Aamir Siddiqi: Defence claims 'third man' involved
The jury in the Aamir Siddiqi murder trial has been told that a third person must have been involved in the killing.
The suggestion was put by John Charles Rees QC, who is defending 38-year-old Jason Richards at Swansea Crown Court.
Mr Richards and his co-defendant Ben Hope, 39, both deny murdering the 17-year-old and attempting to murder his parents at their Cardiff home.
However, prosecutor Patrick Harrington QC, has described the defendants' accounts as "nonsense".
Delivering his closing speech as the trial reached a fourth month, Mr Harrington said separate strands of the prosecution case, such as CCTV footage and telephone records, when added together "became more compelling" - including information about a Volvo car.
"When we consider the evidence relating to it, it pretty much tells the whole story," said Mr Harrington, as he addressed the jury on Wednesday.
The court heard that the car had Mr Richards' fingerprint on the driver's seatbelt clip, and Mr Hope's DNA on the passenger side door handle. In the front footwells of the car, the court heard, was Aamir Siddiqi's blood.
Both men had admitted being in the car but not at the time relevant to the murder.
But Mr Harrington also pointed to evidence about a clothing top found in a bag on the Taff Trail embankment 17 days after the fatal attack at the student's home in Roath in April 2010.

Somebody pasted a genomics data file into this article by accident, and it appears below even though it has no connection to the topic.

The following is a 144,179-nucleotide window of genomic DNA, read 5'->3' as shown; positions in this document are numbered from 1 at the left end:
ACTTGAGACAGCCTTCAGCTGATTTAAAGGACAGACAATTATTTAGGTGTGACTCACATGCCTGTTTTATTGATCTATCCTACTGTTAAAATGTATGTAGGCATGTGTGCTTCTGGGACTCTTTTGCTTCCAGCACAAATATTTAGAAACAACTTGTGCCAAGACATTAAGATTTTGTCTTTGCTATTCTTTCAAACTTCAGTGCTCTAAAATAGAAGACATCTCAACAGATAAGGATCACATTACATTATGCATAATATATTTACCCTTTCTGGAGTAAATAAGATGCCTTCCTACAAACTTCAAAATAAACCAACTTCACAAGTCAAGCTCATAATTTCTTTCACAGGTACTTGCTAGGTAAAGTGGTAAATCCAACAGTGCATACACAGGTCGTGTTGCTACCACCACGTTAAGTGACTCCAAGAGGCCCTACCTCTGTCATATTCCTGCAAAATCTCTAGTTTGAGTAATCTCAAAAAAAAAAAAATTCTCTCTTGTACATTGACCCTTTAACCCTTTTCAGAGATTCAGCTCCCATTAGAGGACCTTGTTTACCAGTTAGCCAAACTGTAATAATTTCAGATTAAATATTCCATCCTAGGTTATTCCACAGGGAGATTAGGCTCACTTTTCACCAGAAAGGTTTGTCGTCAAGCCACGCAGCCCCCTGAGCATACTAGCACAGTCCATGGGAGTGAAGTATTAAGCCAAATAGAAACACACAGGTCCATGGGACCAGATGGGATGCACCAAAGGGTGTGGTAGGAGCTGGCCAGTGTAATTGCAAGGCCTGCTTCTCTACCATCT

The court heard the item of clothing belonged to Mr Richards and that, as well as his DNA, it also had Aamir Siddiqi's blood DNA on it.
The court heard that the prosecution case is that the defendants were "a pair of heroin addicts" who had set out to commit a pre-planned killing and got the wrong person with "staggering incompetence".
But beginning his closing speech on behalf of Mr Richards, defence barrister Mr Rees told the jury that there were 16 fingerprints and DNA in the Volvo vehicle which had not been identified.
He added that there was DNA from an unidentified person on the cuffs and collar of the Drunk Punk top "precisely where we would expect it to be found if someone else had worn it".
Mr Rees told the court: "There must have been a third man and there was a third man."
He pointed out that Richards's phone was at his home in North Road at the time when the attack on Mr Siddiqi took place in Ninian Road.
"If he is telling the truth that is precisely what we would find, his phone is at North Road," said Mr Rees.
The barrister told the jury: "You have to come to your decision objectively."
He said Mr Siddiqi's life had been "wickedly cut short" and that no-one in the case could have "anything other than admiration for the dignified and humbling way" in which his parents had conducted themselves.
However, he told the jury that, when they consider their verdicts, they must put that out of their minds.
"It is often said emotion is the enemy of justice and it is, I am sure you understand that," said Mr Rees.
He told the jury that Richards, who was a drug dealer and addict, was not the sort of person "likely to impress" them.
Mr Rees added that Richards could not be convicted "because of his character or his lifestyle".
"Evaluate the evidence objectively," he told the court.
The trial continues.